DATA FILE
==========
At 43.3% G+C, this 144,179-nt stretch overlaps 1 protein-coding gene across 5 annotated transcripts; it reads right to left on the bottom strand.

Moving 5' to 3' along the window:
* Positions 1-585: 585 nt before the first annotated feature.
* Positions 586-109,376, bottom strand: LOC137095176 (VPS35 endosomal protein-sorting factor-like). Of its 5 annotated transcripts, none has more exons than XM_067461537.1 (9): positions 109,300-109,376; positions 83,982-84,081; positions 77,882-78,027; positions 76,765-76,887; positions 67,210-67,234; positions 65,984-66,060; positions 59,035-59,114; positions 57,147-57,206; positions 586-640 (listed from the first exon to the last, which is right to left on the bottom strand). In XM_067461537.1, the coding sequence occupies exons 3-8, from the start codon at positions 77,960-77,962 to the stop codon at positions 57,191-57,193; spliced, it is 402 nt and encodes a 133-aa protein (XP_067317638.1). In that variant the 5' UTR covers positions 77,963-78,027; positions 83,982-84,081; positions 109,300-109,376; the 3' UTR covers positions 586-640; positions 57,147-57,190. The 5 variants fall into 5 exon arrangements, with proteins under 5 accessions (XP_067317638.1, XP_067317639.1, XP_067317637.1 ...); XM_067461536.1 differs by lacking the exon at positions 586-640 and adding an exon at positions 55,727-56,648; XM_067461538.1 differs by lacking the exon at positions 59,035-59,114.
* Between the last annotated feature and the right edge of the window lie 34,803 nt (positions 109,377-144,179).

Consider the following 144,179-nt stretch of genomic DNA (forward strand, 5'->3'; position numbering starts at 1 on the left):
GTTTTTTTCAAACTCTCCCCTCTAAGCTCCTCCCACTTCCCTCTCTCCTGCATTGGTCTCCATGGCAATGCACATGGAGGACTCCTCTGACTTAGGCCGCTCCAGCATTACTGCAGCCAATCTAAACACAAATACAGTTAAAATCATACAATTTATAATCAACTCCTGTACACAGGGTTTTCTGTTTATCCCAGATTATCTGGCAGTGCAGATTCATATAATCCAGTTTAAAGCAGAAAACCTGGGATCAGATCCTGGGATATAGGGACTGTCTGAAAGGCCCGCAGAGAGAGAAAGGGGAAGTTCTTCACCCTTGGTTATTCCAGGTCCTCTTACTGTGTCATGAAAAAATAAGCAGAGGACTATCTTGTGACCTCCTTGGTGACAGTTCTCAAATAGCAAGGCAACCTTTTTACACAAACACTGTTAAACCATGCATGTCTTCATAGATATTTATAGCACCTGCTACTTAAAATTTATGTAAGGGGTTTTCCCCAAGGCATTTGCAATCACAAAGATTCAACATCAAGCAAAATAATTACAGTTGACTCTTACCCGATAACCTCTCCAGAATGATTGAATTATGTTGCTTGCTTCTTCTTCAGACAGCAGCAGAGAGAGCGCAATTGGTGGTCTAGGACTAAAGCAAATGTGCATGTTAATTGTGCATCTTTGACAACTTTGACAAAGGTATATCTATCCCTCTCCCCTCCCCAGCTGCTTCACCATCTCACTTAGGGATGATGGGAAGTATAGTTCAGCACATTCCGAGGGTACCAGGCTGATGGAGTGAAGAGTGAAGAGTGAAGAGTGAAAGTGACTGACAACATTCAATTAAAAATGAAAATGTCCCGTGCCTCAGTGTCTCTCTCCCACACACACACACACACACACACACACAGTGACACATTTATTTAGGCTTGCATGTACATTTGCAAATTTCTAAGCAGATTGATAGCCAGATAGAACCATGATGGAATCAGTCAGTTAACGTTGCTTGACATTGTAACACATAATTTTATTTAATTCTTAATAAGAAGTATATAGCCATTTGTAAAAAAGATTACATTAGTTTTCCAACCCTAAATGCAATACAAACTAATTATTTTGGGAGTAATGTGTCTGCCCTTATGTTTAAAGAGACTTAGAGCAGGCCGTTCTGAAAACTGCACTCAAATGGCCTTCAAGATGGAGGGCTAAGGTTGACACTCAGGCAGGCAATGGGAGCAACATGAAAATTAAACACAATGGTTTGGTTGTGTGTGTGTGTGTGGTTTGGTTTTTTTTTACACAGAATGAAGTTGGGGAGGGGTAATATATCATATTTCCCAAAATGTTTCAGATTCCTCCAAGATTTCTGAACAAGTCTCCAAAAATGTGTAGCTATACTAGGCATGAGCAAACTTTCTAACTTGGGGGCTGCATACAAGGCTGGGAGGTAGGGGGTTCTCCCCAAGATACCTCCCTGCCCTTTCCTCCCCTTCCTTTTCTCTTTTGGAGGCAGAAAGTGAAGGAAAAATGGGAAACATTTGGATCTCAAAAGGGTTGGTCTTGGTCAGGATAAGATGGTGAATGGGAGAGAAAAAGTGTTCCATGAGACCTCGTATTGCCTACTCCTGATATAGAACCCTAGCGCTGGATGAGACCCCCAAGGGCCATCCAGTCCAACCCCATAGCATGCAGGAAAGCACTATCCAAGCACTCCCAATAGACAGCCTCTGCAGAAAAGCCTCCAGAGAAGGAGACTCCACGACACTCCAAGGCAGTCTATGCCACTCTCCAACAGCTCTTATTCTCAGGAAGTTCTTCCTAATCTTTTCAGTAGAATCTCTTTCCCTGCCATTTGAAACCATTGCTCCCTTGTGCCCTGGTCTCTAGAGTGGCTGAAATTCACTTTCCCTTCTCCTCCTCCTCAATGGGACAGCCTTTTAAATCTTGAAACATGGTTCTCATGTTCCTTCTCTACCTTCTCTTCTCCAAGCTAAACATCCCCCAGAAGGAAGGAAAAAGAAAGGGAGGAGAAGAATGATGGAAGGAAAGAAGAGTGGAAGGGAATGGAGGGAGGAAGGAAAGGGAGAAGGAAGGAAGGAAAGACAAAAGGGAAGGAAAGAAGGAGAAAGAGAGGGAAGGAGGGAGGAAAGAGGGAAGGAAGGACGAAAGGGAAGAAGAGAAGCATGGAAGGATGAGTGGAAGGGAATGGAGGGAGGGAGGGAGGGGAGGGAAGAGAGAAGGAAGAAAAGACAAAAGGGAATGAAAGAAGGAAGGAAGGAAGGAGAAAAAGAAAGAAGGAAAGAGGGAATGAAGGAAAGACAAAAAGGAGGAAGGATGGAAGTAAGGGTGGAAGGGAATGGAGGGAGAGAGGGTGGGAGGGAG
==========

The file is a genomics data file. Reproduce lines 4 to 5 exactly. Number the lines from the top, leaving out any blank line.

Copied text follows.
* Positions 586-109,376, bottom strand: LOC137095176 (VPS35 endosomal protein-sorting factor-like). Of its 5 annotated transcripts, none has more exons than XM_067461537.1 (9): positions 109,300-109,376; positions 83,982-84,081; positions 77,882-78,027; positions 76,765-76,887; positions 67,210-67,234; positions 65,984-66,060; positions 59,035-59,114; positions 57,147-57,206; positions 586-640 (listed from the first exon to the last, which is right to left on the bottom strand). In XM_067461537.1, the coding sequence occupies exons 3-8, from the start codon at positions 77,960-77,962 to the stop codon at positions 57,191-57,193; spliced, it is 402 nt and encodes a 133-aa protein (XP_067317638.1). In that variant the 5' UTR covers positions 77,963-78,027; positions 83,982-84,081; positions 109,300-109,376; the 3' UTR covers positions 586-640; positions 57,147-57,190. The 5 variants fall into 5 exon arrangements, with proteins under 5 accessions (XP_067317638.1, XP_067317639.1, XP_067317637.1 ...); XM_067461536.1 differs by lacking the exon at positions 586-640 and adding an exon at positions 55,727-56,648; XM_067461538.1 differs by lacking the exon at positions 59,035-59,114.
* Between the last annotated feature and the right edge of the window lie 34,803 nt (positions 109,377-144,179).